Just a few weeks ago, I found myself aboard a 45 foot sailboat for 5 days in the amazingly beautiful British Virgin Islands. Up until that point, I had never been on a sailboat. I never came from a sailing family, nor had a desire to sail. But there I was, spending all kinds of money to travel to the islands and live five days aboard a chartered boat.
I had no idea what to expect, no idea if I would like it, had worries about becoming claustrophobic, nor had I any idea that my body would tolerate the motion of the sea (I’m prone to sea-sickness).
And now that I’m home and looking back on the sailing experience, it was one of the best experiences in my life.
I would go back in a heartbeat.
Granted, the captains of our sailboat are good friends that are certified to sail. They were the ones doing the anchoring and mooring work, hoisting the sails, navigating and steering, and were responsible for the safety of the boat and those of us on it. Of course, you can charter a boat and hire a captain to take you around, but you also have to provide them with a room and meals, as well as a fee. Knowing your captains (and liking them!) was a huge plus for us and we knew we’d have a great time. But as for living aboard a boat, it took a leap of faith to try it and experience a whole other world.
We chartered a sailboat from BVI Yacht Charters, based out of Road Town on the island of Tortola. Not too surprising, but the British Virgin Islands are the yacht chartering capital of the world. The calm water, warm temperatures, many islands, and numerous anchorages make the BVI’s an ideal place to sail.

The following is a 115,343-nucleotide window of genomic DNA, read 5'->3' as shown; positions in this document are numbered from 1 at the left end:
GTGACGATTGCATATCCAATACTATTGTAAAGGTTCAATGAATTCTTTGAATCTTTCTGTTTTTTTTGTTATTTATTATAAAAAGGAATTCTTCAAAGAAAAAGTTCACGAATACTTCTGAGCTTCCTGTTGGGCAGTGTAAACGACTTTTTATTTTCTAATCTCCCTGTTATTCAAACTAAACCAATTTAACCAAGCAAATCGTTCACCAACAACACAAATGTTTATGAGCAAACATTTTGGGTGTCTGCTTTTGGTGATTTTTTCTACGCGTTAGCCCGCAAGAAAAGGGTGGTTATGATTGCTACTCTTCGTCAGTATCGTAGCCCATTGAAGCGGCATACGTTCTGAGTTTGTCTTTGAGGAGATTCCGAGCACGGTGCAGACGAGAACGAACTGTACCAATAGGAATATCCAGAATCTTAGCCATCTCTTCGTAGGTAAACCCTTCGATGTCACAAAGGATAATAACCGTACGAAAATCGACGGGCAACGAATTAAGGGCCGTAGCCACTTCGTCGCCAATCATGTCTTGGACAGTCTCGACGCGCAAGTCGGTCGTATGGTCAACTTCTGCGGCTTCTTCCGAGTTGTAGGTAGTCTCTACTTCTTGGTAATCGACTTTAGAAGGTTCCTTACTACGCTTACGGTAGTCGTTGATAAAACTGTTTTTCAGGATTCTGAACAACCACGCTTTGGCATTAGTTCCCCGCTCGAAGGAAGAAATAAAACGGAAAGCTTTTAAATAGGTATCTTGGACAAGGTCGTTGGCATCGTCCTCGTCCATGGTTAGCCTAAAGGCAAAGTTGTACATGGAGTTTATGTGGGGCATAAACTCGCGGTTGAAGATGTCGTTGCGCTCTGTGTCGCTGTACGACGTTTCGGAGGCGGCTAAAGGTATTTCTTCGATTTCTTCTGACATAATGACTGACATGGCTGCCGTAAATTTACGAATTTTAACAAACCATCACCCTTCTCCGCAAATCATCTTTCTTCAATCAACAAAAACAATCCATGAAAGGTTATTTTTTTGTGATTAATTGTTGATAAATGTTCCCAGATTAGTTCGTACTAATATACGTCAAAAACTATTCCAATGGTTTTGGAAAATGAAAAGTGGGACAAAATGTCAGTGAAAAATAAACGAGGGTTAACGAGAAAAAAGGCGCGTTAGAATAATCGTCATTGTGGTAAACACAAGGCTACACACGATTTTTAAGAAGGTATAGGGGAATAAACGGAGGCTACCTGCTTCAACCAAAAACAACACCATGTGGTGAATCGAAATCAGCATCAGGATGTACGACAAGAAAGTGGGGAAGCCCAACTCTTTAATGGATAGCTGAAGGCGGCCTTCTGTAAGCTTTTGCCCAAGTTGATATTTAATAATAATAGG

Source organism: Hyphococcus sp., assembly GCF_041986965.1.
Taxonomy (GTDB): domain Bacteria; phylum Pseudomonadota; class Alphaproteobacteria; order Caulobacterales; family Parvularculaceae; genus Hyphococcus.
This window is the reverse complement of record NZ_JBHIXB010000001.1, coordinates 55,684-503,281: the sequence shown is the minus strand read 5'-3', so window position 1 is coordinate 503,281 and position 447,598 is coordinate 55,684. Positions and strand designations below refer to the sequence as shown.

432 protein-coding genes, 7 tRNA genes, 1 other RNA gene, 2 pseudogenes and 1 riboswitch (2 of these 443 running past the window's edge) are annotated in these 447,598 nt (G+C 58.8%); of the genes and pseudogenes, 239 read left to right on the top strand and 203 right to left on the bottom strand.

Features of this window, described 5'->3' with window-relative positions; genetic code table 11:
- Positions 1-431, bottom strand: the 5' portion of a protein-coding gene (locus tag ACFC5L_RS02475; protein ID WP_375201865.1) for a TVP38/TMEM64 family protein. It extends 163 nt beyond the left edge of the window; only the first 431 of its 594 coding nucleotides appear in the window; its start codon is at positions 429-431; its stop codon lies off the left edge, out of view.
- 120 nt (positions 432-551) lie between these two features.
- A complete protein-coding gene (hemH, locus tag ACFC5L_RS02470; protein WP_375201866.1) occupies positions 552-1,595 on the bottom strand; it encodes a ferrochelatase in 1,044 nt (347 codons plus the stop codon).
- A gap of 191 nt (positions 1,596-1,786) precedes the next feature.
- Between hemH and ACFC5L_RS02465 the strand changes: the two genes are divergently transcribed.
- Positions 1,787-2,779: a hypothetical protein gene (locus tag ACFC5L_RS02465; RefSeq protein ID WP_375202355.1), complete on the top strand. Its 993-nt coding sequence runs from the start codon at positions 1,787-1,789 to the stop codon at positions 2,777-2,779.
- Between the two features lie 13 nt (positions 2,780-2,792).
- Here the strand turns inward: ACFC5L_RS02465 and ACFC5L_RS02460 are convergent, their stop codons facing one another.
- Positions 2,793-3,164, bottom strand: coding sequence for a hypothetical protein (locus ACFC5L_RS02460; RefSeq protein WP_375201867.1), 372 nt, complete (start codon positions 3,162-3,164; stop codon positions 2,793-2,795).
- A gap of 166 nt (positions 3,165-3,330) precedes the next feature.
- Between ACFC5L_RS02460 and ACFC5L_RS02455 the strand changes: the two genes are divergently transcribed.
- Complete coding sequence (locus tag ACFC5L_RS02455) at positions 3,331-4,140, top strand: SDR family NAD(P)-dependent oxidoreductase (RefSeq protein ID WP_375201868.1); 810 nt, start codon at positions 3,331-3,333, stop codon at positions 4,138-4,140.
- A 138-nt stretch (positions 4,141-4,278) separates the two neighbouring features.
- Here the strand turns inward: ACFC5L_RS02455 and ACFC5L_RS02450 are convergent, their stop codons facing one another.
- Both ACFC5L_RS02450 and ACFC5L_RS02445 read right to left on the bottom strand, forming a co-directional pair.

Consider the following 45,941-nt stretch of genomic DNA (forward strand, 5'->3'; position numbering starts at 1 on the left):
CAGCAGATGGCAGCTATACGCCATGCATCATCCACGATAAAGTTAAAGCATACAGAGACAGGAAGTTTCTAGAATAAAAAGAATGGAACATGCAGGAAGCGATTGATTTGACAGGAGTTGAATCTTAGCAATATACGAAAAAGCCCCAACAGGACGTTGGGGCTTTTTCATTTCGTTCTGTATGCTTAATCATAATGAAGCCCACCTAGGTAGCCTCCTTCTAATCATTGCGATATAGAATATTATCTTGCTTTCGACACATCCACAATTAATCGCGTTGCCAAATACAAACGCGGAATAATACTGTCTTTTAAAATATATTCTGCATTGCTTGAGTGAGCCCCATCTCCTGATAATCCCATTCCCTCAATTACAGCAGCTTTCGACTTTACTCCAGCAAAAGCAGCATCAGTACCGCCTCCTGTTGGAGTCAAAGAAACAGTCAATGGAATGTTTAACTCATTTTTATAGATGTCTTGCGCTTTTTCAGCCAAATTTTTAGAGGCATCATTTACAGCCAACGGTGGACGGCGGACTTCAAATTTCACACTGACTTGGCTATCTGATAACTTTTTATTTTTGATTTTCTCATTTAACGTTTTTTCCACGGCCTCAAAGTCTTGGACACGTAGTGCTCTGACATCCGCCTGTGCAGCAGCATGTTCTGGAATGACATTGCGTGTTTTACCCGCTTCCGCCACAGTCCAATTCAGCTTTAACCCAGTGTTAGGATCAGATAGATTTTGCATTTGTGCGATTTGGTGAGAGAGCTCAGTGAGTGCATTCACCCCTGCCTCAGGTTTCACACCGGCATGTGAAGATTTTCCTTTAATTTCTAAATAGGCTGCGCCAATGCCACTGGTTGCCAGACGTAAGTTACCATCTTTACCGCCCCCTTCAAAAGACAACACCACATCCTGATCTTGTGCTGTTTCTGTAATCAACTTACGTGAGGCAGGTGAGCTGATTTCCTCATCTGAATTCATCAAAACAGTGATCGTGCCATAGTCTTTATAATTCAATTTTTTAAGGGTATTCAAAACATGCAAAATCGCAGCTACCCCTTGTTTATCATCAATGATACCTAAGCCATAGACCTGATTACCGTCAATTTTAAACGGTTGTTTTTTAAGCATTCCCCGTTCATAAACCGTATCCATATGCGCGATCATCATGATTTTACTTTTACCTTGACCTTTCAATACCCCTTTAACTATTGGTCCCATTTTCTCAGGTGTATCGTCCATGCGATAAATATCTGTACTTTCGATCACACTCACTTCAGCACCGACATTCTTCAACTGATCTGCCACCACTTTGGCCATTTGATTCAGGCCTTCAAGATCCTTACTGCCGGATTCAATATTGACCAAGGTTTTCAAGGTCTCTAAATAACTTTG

The night before we set sail, we arrived at the dock in Road Town and got settled in to the boat. Rather than do our own grocery shopping after a long day of traveling, we pre-ordered our food from RiteWay Food Markets and had it delivered to the boat. When we arrived, our ordered provisions were there and items were already placed in the fridge and freezer. We had also prepaid for 2 stand-up paddle boards for our charter as well as some scuba gear and tanks. We were pleasantly surprised to see that all the gear we ordered had arrived and was securely stowed. It was too easy!
The next morning, before being allowed to leave the harbor, a member of the charter company was required to walk around the boat and explain everything – the helm, the engine, the generator, the sails, the electronics system – it was all covered. There was also a mandatory meeting for all captains and first mates in the morning in which BVI Yacht Charters explained what areas of the British Virgin Islands were off-limits, what are protected areas, and general warnings. After that, we were free to set sail!
Our 45 foot sailboat wasn’t huge, but it had plenty of room for the four of us. Below deck there were two cabins (bedrooms), two heads (bathrooms), a small galley (kitchen), a small saloon (sitting area next to the kitchen), and a storage closet. On deck, we had another seating area by the helm (steering wheel).
All boats are equipped with a dinghy to be able to get to land or to another site from your moored or anchored sailboat.
BVI Yacht Charters was a great company to work with. The people were incredibly helpful onshore and also while we were sailing, as we had a few minor electrical problems. All charters are equipped with a cell phone to call the company to report any problems or issues.
Traveling by boat was such a new and liberating experience for me. Stand-up paddle board where you want and when you want; find a quiet dive site, strap on your dive gear, and head in with your dive buddy; snorkel around a sheltered mooring area; and simply chill out in the aquamarine waters. No tour guides, no dive masters, no obligations…your vacation is at your command.